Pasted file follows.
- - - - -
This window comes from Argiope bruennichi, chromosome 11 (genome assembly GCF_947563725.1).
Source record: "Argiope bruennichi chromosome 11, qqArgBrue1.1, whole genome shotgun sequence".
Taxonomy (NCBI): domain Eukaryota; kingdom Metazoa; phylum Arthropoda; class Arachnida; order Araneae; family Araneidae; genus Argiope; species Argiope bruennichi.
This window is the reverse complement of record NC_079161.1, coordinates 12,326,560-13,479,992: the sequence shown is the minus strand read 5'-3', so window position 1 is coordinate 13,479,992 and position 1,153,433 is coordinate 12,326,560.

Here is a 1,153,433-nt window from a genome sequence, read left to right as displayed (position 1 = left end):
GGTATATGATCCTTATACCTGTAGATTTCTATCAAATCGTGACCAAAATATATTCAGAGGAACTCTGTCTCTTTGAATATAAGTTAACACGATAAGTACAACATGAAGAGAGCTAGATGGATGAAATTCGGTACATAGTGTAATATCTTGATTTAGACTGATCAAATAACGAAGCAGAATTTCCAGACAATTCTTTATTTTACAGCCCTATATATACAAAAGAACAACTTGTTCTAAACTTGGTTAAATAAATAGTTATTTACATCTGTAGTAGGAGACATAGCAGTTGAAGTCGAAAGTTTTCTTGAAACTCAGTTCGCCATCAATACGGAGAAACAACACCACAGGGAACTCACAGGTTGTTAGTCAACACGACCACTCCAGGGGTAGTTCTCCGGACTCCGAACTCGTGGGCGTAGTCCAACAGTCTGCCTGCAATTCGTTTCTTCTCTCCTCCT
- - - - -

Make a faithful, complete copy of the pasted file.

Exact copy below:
This window comes from Argiope bruennichi, chromosome 11 (genome assembly GCF_947563725.1).
Source record: "Argiope bruennichi chromosome 11, qqArgBrue1.1, whole genome shotgun sequence".
Taxonomy (NCBI): domain Eukaryota; kingdom Metazoa; phylum Arthropoda; class Arachnida; order Araneae; family Araneidae; genus Argiope; species Argiope bruennichi.
This window is the reverse complement of record NC_079161.1, coordinates 12,326,560-13,479,992: the sequence shown is the minus strand read 5'-3', so window position 1 is coordinate 13,479,992 and position 1,153,433 is coordinate 12,326,560.

Here is a 1,153,433-nt window from a genome sequence, read left to right as displayed (position 1 = left end):
GGTATATGATCCTTATACCTGTAGATTTCTATCAAATCGTGACCAAAATATATTCAGAGGAACTCTGTCTCTTTGAATATAAGTTAACACGATAAGTACAACATGAAGAGAGCTAGATGGATGAAATTCGGTACATAGTGTAATATCTTGATTTAGACTGATCAAATAACGAAGCAGAATTTCCAGACAATTCTTTATTTTACAGCCCTATATATACAAAAGAACAACTTGTTCTAAACTTGGTTAAATAAATAGTTATTTACATCTGTAGTAGGAGACATAGCAGTTGAAGTCGAAAGTTTTCTTGAAACTCAGTTCGCCATCAATACGGAGAAACAACACCACAGGGAACTCACAGGTTGTTAGTCAACACGACCACTCCAGGGGTAGTTCTCCGGACTCCGAACTCGTGGGCGTAGTCCAACAGTCTGCCTGCAATTCGTTTCTTCTCTCCTCCT